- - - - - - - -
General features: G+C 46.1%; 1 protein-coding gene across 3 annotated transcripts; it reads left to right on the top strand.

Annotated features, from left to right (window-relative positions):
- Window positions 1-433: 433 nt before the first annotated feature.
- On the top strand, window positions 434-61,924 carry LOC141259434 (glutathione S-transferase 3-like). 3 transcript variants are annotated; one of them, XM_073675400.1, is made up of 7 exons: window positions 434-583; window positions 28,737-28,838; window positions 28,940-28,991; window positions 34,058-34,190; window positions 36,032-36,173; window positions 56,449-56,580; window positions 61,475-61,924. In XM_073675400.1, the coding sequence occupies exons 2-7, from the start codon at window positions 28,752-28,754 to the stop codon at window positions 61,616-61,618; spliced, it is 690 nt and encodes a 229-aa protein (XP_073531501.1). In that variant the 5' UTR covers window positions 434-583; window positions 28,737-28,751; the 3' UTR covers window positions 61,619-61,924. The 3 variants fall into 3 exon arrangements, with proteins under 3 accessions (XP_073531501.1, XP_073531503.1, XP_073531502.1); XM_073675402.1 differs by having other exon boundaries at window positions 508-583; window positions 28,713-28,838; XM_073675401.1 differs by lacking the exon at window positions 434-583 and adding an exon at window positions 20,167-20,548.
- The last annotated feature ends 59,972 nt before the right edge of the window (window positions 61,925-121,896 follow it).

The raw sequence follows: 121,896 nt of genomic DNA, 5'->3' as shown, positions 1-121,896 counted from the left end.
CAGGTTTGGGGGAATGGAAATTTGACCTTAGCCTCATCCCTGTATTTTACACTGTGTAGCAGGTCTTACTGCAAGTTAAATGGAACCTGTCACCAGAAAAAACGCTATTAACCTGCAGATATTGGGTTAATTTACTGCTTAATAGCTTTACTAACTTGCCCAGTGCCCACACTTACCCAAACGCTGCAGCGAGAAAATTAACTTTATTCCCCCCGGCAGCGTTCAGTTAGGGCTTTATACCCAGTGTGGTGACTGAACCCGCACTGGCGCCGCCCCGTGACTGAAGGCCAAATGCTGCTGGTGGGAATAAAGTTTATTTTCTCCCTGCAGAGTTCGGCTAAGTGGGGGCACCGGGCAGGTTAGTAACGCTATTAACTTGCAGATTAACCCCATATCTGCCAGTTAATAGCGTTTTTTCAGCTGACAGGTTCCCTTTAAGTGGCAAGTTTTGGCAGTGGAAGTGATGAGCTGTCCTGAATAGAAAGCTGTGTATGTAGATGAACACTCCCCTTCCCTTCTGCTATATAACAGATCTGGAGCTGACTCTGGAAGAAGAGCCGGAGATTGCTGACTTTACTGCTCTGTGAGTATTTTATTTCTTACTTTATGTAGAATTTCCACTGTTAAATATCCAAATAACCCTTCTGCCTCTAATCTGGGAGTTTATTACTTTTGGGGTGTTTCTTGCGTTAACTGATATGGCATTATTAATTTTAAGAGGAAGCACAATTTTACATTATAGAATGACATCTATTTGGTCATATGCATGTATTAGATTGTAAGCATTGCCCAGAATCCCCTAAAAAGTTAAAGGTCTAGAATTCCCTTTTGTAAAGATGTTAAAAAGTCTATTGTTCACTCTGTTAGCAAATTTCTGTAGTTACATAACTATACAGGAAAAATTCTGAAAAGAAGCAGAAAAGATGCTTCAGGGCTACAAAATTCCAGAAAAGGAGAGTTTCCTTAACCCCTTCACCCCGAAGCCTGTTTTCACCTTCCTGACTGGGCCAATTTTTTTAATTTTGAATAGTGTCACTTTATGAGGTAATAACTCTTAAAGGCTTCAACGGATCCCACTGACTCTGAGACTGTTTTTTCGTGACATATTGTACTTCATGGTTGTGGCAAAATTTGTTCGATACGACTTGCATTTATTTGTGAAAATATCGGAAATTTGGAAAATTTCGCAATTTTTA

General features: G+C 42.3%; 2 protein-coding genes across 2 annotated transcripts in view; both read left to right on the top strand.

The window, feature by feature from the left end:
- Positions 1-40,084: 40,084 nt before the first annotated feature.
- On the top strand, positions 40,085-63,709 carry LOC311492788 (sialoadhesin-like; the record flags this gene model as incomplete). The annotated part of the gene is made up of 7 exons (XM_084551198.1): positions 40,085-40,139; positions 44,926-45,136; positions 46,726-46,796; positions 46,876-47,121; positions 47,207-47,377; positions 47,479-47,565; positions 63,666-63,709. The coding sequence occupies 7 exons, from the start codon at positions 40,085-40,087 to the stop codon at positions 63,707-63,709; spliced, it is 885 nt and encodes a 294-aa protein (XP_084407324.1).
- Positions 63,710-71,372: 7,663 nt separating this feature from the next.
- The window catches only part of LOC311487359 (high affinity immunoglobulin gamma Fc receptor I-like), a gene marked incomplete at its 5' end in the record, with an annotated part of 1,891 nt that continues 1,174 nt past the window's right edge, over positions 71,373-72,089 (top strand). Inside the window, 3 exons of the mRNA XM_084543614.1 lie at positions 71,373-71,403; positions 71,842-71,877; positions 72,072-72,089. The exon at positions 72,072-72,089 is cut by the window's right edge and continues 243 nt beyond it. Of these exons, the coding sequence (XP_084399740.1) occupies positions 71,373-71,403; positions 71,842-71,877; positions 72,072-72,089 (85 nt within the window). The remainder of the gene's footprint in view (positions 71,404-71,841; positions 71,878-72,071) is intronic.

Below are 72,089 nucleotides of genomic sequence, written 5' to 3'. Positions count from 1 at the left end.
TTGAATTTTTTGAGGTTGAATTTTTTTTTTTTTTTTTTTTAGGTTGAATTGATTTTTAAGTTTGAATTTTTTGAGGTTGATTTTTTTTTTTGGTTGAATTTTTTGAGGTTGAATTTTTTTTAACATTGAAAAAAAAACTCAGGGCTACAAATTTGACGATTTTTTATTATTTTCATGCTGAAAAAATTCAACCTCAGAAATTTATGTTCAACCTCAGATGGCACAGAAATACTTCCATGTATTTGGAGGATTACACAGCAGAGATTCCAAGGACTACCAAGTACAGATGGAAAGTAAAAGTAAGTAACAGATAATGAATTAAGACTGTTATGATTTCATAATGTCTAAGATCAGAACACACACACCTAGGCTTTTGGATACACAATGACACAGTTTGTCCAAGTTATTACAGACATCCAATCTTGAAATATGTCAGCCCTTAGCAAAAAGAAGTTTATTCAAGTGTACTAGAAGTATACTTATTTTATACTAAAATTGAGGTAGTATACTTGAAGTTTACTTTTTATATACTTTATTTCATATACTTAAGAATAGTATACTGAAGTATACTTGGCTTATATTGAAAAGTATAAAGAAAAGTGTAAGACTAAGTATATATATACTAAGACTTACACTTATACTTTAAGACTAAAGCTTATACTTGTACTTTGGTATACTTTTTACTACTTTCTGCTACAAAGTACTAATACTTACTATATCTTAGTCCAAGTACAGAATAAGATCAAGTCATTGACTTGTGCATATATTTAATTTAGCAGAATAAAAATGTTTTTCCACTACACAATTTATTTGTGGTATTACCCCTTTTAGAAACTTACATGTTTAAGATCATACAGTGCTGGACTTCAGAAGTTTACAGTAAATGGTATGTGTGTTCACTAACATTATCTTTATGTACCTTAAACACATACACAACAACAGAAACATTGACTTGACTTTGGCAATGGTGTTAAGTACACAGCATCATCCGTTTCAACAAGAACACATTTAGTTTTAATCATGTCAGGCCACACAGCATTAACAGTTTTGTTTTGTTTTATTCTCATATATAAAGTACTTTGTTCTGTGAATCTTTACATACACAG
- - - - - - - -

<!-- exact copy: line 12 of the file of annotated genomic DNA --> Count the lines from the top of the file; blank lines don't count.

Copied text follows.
- Positions 63,710-71,372: 7,663 nt separating this feature from the next.